# Stanford-university-exam-eye-catch

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- Is the Following Function $T:\R^2 \to \R^3$ a Linear Transformation? Determine whether the function $T:\R^2 \to \R^3$ defined by \[T\left(\, \begin{bmatrix} x \\ y \end{bmatrix} \,\right) = \begin{bmatrix} x_+y \\ x+1 \\ 3y \end{bmatrix}\] is a linear transformation. Solution. The […]
- Sherman-Woodbery Formula for the Inverse Matrix Let $\mathbf{u}$ and $\mathbf{v}$ be vectors in $\R^n$, and let $I$ be the $n \times n$ identity matrix. Suppose that the inner product of $\mathbf{u}$ and $\mathbf{v}$ satisfies \[\mathbf{v}^{\trans}\mathbf{u}\neq -1.\] Define the matrix […]
- If a Group is of Odd Order, then Any Nonidentity Element is Not Conjugate to its Inverse Let $G$ be a finite group of odd order. Assume that $x \in G$ is not the identity element. Show that $x$ is not conjugate to $x^{-1}$. Proof. Assume the contrary, that is, assume that there exists $g \in G$ such that $gx^{-1}g^{-1}=x$. Then we have \[xg=gx^{-1}. […]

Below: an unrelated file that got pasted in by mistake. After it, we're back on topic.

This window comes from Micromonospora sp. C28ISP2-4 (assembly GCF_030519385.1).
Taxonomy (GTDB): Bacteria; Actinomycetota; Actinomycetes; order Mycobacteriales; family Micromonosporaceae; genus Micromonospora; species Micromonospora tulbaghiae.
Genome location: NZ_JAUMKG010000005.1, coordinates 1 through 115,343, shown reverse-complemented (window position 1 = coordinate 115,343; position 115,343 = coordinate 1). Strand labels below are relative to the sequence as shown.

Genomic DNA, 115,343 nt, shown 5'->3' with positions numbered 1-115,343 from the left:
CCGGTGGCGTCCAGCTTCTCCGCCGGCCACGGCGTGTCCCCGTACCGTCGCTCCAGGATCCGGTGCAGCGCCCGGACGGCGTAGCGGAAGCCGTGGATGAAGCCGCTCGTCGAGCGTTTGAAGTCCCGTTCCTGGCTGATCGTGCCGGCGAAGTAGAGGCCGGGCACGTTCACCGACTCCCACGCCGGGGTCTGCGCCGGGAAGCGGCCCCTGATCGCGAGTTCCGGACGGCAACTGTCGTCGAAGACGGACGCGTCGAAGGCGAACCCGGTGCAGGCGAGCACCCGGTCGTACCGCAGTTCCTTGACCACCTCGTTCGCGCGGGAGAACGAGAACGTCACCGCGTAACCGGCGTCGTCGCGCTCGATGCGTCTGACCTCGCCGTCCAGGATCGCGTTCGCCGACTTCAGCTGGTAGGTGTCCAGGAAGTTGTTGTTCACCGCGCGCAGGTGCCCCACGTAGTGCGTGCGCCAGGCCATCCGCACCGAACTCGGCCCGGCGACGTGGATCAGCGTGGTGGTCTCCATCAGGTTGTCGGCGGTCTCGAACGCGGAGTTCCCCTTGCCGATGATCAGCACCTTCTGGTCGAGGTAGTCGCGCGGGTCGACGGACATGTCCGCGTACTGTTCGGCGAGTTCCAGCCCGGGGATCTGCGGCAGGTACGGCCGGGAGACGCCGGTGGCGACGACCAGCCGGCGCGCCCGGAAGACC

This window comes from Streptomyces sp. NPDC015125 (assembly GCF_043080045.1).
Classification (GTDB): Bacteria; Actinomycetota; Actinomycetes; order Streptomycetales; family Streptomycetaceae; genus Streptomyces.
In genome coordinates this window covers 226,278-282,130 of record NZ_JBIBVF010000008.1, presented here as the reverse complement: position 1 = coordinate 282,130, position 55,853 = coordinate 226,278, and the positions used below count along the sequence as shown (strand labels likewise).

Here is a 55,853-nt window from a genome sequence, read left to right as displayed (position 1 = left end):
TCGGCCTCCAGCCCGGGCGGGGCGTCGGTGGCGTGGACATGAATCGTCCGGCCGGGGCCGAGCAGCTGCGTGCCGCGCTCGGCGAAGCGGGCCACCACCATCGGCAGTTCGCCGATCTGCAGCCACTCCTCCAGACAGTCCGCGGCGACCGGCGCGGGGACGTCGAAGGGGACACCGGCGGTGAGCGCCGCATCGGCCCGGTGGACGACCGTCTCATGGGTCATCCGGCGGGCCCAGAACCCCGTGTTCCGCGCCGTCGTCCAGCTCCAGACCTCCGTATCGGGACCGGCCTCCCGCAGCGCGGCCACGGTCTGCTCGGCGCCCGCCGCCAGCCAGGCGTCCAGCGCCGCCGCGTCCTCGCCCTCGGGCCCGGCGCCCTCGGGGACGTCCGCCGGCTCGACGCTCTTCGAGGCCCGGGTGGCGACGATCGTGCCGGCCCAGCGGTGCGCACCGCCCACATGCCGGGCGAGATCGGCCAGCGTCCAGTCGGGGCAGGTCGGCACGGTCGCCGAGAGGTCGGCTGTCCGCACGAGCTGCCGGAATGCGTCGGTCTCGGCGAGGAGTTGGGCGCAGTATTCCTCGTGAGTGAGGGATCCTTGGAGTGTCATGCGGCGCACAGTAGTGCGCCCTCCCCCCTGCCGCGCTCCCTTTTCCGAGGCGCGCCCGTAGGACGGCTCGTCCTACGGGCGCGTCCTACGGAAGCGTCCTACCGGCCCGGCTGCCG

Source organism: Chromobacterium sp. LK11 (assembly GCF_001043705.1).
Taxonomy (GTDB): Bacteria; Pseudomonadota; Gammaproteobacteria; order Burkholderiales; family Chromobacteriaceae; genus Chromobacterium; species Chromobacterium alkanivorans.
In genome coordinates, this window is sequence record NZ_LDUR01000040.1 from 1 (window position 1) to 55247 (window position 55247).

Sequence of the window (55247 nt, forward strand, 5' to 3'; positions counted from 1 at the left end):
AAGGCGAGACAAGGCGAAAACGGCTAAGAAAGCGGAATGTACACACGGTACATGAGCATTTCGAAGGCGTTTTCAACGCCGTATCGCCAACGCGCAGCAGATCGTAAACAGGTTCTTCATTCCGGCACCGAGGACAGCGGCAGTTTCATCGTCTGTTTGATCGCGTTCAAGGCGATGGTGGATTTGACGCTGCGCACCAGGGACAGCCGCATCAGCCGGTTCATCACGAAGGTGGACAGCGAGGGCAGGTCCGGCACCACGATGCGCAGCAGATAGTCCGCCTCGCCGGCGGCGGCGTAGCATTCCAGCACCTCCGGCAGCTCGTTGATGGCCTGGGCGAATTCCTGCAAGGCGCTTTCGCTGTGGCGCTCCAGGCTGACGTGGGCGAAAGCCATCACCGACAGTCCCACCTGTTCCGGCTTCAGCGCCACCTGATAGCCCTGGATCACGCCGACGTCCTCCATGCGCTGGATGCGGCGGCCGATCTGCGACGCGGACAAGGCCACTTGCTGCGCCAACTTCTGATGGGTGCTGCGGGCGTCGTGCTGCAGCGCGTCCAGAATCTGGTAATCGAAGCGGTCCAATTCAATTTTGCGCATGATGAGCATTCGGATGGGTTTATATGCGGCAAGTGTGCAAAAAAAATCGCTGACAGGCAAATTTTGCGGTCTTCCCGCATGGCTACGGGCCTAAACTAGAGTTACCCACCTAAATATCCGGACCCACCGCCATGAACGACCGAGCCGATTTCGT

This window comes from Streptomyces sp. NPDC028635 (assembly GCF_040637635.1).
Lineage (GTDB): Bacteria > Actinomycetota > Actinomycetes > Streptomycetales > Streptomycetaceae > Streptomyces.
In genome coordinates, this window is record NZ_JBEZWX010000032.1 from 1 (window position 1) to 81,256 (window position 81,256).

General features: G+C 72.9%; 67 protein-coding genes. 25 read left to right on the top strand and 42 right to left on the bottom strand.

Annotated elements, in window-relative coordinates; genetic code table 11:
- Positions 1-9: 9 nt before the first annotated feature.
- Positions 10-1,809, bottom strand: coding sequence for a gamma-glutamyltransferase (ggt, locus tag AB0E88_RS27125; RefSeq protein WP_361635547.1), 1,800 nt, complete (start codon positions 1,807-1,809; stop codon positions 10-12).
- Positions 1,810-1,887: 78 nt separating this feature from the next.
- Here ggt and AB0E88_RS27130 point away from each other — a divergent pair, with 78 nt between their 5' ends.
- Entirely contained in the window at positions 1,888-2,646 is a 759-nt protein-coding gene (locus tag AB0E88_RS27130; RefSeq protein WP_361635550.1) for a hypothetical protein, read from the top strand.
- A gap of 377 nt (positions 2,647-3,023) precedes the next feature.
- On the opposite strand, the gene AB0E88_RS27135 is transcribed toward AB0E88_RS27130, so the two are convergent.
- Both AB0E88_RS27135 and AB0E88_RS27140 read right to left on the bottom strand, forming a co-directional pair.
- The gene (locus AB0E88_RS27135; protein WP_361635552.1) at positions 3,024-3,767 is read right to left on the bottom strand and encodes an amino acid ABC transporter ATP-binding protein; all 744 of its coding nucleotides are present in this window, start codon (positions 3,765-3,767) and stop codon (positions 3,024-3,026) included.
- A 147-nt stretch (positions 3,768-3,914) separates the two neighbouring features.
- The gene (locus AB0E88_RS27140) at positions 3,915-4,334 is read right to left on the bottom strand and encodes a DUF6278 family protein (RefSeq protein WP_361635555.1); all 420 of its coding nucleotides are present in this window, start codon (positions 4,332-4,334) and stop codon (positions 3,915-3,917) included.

- Linearly Dependent Module Elements / Module Homomorphism and Linearly Independency (a) Let $R$ be a commutative ring. If we regard $R$ as a left $R$-module, then prove that any two distinct elements of the module $R$ are linearly dependent. (b) Let $f: M\to M'$ be a left $R$-module homomorphism. Let $\{x_1, \dots, x_n\}$ be a subset in $M$. Prove that if the set […]
- The Vector $S^{-1}\mathbf{v}$ is the Coordinate Vector of $\mathbf{v}$ Suppose that $B=\{\mathbf{v}_1, \mathbf{v}_2\}$ is a basis for $\R^2$. Let $S:=[\mathbf{v}_1, \mathbf{v}_2]$. Note that as the column vectors of $S$ are linearly independent, the matrix $S$ is invertible. Prove that for each vector $\mathbf{v} \in V$, the vector […]
- Express a Hermitian Matrix as a Sum of Real Symmetric Matrix and a Real Skew-Symmetric Matrix Recall that a complex matrix is called Hermitian if $A^*=A$, where $A^*=\bar{A}^{\trans}$. Prove that every Hermitian matrix $A$ can be written as the sum \[A=B+iC,\] where $B$ is a real symmetric matrix and $C$ is a real skew-symmetric matrix. Proof. Since […]
- If $ab=1$ in a Ring, then $ba=1$ when $a$ or $b$ is Not a Zero Divisor Let $R$ be a ring with $1\neq 0$. Let $a, b\in R$ such that $ab=1$. (a) Prove that if $a$ is not a zero divisor, then $ba=1$. (b) Prove that if $b$ is not a zero divisor, then $ba=1$. Definition. An element $x\in R$ is called a zero divisor if there exists a […]
- Eigenvalues and Algebraic/Geometric Multiplicities of Matrix $A+cI$ Let $A$ be an $n \times n$ matrix and let $c$ be a complex number. (a) For each eigenvalue $\lambda$ of $A$, prove that $\lambda+c$ is an eigenvalue of the matrix $A+cI$, where $I$ is the identity matrix. What can you say about the eigenvectors corresponding to […]